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Monday, 27 May 2013

Blowing a gasket



Politicians hijacked the family doctor label and used it to sell the changes in the NHS to an uncomprehending, trusting public. Now secretary of state for health, Jeremy Hunt wants family doctors back in their surgeries doing what they do best as well as running the night shift in order to keep people out of A&E. It’s not going to work.

As a nurse who trained under the old order in what was basically an apprenticeship as well as under the new order in a return to practice course, I felt ‘qualified’ to comment in my last post about nurses. I decried the idea that student nurses should spend a year working as healthcare assistants before being allowed to train as student nurses. 

A month later I find myself writing about GPs – they being the latest professionals under attack from the coalition government. My ‘qualification’ here is more third party. As the daughter of a GP and also the sister of one, I’ve plenty of experience of how the job affects family life and, having worked professionally with GPs, I feel I have an insight into their workload and, to a certain extent, what drives them. And, of course, being a patient gives me the shop window view.

I confess to more than a little hypocrisy, having complained myself about the curmudgeonly, recalcitrant nature that is at the core of many a GP (with no one being more recalcitrant than my late father who took things to another level). However, GPs having long been on a pedestal must now feel they can’t do right for doing wrong. Having been given the keys to the  commissioning purse as part of the Lansley changes to the health service thus distracting them from their day job, they are now being castigated for having given up their night role 10 years ago which apparently has only now started to affect A&E services. Speaking at the King’s Fund recently, Secretary of State Jeremy Hunt, told GPs to take responsibility for the care of their patients out of hours http://www.telegraph.co.uk/health/10077146/Jeremy-Hunt-orders-GPs-to-take-charge-of-out-of-hours-care-as-row-escalates.html

Hunt complains that we have lost sight of the concept of the family doctor. We? I think he means politicians lost sight of the family doctor when they appointed them as head honchos buying services for their patients instead of referring to them; making GPs responsible for the health of the local population when their skill lay in the clinical needs of the individual patient in front of them.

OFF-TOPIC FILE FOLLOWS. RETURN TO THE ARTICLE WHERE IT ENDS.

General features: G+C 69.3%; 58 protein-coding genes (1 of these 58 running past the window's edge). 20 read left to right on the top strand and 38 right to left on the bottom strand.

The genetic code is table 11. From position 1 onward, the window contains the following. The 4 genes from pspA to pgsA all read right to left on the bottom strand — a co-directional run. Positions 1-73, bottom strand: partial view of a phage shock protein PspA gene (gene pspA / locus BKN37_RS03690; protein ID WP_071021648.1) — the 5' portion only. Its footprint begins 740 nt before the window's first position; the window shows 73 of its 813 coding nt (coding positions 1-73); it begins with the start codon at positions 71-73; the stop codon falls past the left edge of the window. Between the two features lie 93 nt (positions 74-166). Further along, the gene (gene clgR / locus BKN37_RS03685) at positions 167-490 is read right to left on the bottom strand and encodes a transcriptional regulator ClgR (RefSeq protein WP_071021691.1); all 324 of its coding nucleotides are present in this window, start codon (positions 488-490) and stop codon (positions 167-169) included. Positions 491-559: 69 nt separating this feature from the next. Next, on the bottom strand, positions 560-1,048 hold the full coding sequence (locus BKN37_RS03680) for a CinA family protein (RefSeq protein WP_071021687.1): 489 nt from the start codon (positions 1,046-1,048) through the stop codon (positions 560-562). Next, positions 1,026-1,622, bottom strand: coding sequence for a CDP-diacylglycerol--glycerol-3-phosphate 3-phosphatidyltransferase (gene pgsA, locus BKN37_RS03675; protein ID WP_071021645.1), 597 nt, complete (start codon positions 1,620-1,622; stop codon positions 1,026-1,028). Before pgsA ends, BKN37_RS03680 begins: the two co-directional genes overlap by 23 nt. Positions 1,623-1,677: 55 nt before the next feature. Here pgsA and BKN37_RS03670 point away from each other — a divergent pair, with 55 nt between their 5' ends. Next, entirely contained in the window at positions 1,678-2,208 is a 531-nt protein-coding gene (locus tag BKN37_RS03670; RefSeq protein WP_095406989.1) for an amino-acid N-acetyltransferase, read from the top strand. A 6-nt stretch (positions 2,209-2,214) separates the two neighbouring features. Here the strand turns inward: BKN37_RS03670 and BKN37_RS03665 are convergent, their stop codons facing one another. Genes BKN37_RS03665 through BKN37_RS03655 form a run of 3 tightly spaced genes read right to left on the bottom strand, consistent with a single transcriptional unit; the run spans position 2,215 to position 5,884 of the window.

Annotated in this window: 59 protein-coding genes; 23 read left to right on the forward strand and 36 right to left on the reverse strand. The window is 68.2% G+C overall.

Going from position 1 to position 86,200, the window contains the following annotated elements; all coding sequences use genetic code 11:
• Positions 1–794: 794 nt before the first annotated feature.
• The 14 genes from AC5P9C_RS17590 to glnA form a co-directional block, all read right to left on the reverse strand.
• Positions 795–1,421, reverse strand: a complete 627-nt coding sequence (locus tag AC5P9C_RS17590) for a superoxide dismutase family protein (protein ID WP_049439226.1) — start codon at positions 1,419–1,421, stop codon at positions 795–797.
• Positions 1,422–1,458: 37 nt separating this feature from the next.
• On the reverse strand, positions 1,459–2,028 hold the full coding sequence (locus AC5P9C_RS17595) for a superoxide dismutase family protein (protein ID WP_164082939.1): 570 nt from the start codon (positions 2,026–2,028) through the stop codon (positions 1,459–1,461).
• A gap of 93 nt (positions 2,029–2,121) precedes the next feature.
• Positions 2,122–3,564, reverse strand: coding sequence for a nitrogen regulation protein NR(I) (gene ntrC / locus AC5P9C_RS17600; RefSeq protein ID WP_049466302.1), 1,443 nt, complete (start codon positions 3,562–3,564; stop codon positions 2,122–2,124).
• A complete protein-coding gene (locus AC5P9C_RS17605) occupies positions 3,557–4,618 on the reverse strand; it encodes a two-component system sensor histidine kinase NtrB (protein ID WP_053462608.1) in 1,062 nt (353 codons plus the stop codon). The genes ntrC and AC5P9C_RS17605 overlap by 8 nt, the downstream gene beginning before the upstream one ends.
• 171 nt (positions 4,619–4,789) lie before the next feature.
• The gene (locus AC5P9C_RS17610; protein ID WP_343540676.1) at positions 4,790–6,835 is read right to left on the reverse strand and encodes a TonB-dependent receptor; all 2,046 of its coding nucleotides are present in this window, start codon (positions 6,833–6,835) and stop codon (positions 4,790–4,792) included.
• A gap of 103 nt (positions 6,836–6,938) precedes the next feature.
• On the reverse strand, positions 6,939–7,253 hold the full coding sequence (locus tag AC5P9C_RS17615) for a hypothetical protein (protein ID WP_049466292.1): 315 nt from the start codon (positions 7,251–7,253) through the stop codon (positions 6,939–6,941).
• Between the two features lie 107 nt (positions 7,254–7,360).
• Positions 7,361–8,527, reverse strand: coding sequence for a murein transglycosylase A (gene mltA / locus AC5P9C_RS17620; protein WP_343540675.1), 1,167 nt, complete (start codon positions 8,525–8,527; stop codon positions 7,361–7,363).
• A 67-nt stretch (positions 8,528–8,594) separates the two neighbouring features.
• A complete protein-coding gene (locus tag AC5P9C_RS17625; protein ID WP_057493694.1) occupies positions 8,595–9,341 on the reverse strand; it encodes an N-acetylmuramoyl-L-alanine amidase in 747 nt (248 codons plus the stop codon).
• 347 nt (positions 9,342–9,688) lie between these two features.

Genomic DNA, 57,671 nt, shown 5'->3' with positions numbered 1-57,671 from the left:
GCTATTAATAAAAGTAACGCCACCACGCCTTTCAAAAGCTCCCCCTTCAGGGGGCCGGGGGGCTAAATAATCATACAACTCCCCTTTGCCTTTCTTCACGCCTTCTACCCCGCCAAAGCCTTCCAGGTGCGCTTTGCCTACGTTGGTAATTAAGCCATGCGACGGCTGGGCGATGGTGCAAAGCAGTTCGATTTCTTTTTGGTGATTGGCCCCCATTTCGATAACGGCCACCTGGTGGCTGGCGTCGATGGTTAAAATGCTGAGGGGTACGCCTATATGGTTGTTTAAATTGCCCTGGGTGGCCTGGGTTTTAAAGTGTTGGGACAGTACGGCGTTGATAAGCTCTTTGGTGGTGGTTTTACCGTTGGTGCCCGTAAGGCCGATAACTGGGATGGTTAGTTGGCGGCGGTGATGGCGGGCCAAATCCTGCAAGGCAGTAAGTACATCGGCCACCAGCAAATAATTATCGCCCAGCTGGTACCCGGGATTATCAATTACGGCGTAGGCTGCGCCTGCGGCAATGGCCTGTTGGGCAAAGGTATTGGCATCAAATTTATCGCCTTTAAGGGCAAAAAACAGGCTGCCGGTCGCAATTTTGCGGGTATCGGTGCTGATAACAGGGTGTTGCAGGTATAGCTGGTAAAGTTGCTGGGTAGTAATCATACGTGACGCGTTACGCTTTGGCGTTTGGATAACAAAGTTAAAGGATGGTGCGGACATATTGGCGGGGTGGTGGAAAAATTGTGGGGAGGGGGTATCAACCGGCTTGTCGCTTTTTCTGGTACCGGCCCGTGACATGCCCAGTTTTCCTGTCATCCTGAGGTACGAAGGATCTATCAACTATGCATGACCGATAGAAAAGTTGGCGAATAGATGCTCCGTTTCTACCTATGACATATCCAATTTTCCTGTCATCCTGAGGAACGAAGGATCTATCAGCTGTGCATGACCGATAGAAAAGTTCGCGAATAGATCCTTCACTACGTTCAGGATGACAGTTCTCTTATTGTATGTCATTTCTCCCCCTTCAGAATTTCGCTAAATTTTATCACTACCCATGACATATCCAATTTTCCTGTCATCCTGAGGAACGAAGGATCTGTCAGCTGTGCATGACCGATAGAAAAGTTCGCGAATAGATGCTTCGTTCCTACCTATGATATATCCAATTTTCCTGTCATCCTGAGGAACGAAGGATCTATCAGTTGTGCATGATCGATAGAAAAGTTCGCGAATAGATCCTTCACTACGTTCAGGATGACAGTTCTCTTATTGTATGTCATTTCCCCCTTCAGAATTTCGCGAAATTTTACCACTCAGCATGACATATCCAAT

My local GP surgery, may not implement with gusto all the various public health measures that I think would be a great idea just because they are ‘ideally placed’ in the community but, when push comes to shove, they have always been on the side of the patient. They have provided excellent care to me and my family, expedited appointments and been fantastic support at times of need.

Much has been written about the problems with A&E: the rising numbers of patients being admitted via their doors and the long waits which we thought were a thing of the past. Statistics have been bandied about with a variety of commentators offering their views and reasons.  The pressures on A&E have undoubtedly been caused by a range of factors – a cut in the number of inpatient beds means people back up in A& E waiting for admission. The cuts to social care mean that people may not cope so well at home and seek admission to hospital and, with less support in the community, it is harder to discharge people from hospital.  The whole system is under pressure and the gasket is blowing in A&E.


When it comes to the arguments over A&E numbers, I found the King’s Fund’s John Appleby’s blog the most compelling argument for why numbers were increasing and why there’s no need to panic: http://www.kingsfund.org.uk/blog/2013/04/are-accident-and-emergency-attendances-increasing

His logic has to make you wonder; is the media storm over A&E nothing but a stirring of the hornet’s nest creating an impression of a ‘failing’ NHS that needs saving by the private sector? Hmmm, can’t see that working either. If there’s one thing that presents at the door of A&E it is ‘difficult’ patients and that’s one thing the private sector doesn’t want. ‘Difficult’ patients with complex social circumstances, co-morbidities and distressed relatives are time consuming and expensive. Paying for care at the entrance of A&E would truly be the end of 60 years of care free at the point of delivery. I wonder when that idea will be voiced?